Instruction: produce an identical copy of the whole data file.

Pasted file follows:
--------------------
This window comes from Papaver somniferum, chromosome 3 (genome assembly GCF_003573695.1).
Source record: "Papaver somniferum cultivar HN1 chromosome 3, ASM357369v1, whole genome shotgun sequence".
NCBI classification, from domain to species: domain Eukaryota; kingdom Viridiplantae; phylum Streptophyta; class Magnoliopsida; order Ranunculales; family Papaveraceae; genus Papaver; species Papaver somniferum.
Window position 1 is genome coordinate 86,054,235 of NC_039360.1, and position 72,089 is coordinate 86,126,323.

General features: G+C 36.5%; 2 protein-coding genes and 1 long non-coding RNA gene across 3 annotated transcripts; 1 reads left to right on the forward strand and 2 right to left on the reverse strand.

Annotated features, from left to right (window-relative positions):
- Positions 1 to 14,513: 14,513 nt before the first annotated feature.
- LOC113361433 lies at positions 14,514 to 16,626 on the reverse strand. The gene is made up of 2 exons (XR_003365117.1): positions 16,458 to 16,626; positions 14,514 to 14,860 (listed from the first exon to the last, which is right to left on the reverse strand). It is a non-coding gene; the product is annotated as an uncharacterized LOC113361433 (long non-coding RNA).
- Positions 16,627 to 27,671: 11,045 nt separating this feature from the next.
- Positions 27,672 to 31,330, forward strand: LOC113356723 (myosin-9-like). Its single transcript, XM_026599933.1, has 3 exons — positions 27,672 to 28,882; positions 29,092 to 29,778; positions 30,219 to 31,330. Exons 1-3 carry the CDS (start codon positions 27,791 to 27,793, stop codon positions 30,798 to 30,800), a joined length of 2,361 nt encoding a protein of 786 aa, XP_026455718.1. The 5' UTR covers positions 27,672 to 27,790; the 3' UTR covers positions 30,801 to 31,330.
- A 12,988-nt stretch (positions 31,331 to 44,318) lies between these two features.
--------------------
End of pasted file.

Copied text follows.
This window comes from Papaver somniferum, chromosome 3 (genome assembly GCF_003573695.1).
Source record: "Papaver somniferum cultivar HN1 chromosome 3, ASM357369v1, whole genome shotgun sequence".
NCBI classification, from domain to species: domain Eukaryota; kingdom Viridiplantae; phylum Streptophyta; class Magnoliopsida; order Ranunculales; family Papaveraceae; genus Papaver; species Papaver somniferum.
Window position 1 is genome coordinate 86,054,235 of NC_039360.1, and position 72,089 is coordinate 86,126,323.

General features: G+C 36.5%; 2 protein-coding genes and 1 long non-coding RNA gene across 3 annotated transcripts; 1 reads left to right on the forward strand and 2 right to left on the reverse strand.

Annotated features, from left to right (window-relative positions):
- Positions 1 to 14,513: 14,513 nt before the first annotated feature.
- LOC113361433 lies at positions 14,514 to 16,626 on the reverse strand. The gene is made up of 2 exons (XR_003365117.1): positions 16,458 to 16,626; positions 14,514 to 14,860 (listed from the first exon to the last, which is right to left on the reverse strand). It is a non-coding gene; the product is annotated as an uncharacterized LOC113361433 (long non-coding RNA).
- Positions 16,627 to 27,671: 11,045 nt separating this feature from the next.
- Positions 27,672 to 31,330, forward strand: LOC113356723 (myosin-9-like). Its single transcript, XM_026599933.1, has 3 exons — positions 27,672 to 28,882; positions 29,092 to 29,778; positions 30,219 to 31,330. Exons 1-3 carry the CDS (start codon positions 27,791 to 27,793, stop codon positions 30,798 to 30,800), a joined length of 2,361 nt encoding a protein of 786 aa, XP_026455718.1. The 5' UTR covers positions 27,672 to 27,790; the 3' UTR covers positions 30,801 to 31,330.
- A 12,988-nt stretch (positions 31,331 to 44,318) lies between these two features.